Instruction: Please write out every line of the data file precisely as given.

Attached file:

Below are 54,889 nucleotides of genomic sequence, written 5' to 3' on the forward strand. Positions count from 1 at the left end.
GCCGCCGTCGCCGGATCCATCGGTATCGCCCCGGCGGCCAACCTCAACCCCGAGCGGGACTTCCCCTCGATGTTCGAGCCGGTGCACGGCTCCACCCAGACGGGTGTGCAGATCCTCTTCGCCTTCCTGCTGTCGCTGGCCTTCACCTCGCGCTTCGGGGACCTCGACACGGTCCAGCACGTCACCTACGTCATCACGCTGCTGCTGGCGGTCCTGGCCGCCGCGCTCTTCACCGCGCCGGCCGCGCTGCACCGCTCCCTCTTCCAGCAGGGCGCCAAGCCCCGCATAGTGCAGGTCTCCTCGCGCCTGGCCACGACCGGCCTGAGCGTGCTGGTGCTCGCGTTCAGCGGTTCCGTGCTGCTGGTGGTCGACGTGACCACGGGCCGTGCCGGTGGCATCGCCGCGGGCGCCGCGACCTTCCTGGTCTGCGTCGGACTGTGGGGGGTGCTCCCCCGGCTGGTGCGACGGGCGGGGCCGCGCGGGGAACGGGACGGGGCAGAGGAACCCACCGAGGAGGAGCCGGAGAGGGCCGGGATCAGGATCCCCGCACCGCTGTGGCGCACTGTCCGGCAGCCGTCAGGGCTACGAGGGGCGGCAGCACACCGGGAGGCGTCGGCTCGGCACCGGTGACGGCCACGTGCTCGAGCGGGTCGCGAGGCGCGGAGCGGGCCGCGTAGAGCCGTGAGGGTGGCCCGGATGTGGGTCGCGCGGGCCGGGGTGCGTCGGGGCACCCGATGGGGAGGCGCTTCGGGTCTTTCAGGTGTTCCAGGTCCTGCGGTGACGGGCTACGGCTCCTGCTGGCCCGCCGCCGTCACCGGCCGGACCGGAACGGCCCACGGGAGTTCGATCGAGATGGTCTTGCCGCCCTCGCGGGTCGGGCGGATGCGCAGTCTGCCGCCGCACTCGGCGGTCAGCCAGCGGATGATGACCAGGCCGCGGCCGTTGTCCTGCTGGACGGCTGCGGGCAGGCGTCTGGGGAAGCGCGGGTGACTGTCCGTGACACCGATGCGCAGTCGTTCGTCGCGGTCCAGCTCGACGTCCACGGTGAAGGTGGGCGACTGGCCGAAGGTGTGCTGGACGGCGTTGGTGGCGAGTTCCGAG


Below are 54,889 nucleotides of genomic sequence, written 5' to 3' on the forward strand. Positions count from 1 at the left end.
GCCGCCGTCGCCGGATCCATCGGTATCGCCCCGGCGGCCAACCTCAACCCCGAGCGGGACTTCCCCTCGATGTTCGAGCCGGTGCACGGCTCCACCCAGACGGGTGTGCAGATCCTCTTCGCCTTCCTGCTGTCGCTGGCCTTCACCTCGCGCTTCGGGGACCTCGACACGGTCCAGCACGTCACCTACGTCATCACGCTGCTGCTGGCGGTCCTGGCCGCCGCGCTCTTCACCGCGCCGGCCGCGCTGCACCGCTCCCTCTTCCAGCAGGGCGCCAAGCCCCGCATAGTGCAGGTCTCCTCGCGCCTGGCCACGACCGGCCTGAGCGTGCTGGTGCTCGCGTTCAGCGGTTCCGTGCTGCTGGTGGTCGACGTGACCACGGGCCGTGCCGGTGGCATCGCCGCGGGCGCCGCGACCTTCCTGGTCTGCGTCGGACTGTGGGGGGTGCTCCCCCGGCTGGTGCGACGGGCGGGGCCGCGCGGGGAACGGGACGGGGCAGAGGAACCCACCGAGGAGGAGCCGGAGAGGGCCGGGATCAGGATCCCCGCACCGCTGTGGCGCACTGTCCGGCAGCCGTCAGGGCTACGAGGGGCGGCAGCACACCGGGAGGCGTCGGCTCGGCACCGGTGACGGCCACGTGCTCGAGCGGGTCGCGAGGCGCGGAGCGGGCCGCGTAGAGCCGTGAGGGTGGCCCGGATGTGGGTCGCGCGGGCCGGGGTGCGTCGGGGCACCCGATGGGGAGGCGCTTCGGGTCTTTCAGGTGTTCCAGGTCCTGCGGTGACGGGCTACGGCTCCTGCTGGCCCGCCGCCGTCACCGGCCGGACCGGAACGGCCCACGGGAGTTCGATCGAGATGGTCTTGCCGCCCTCGCGGGTCGGGCGGATGCGCAGTCTGCCGCCGCACTCGGCGGTCAGCCAGCGGATGATGACCAGGCCGCGGCCGTTGTCCTGCTGGACGGCTGCGGGCAGGCGTCTGGGGAAGCGCGGGTGACTGTCCGTGACACCGATGCGCAGTCGTTCGTCGCGGTCCAGCTCGACGTCCACGGTGAAGGTGGGCGACTGGCCGAAGGTGTGCTGGACGGCGTTGGTGGCGAGTTCCGAG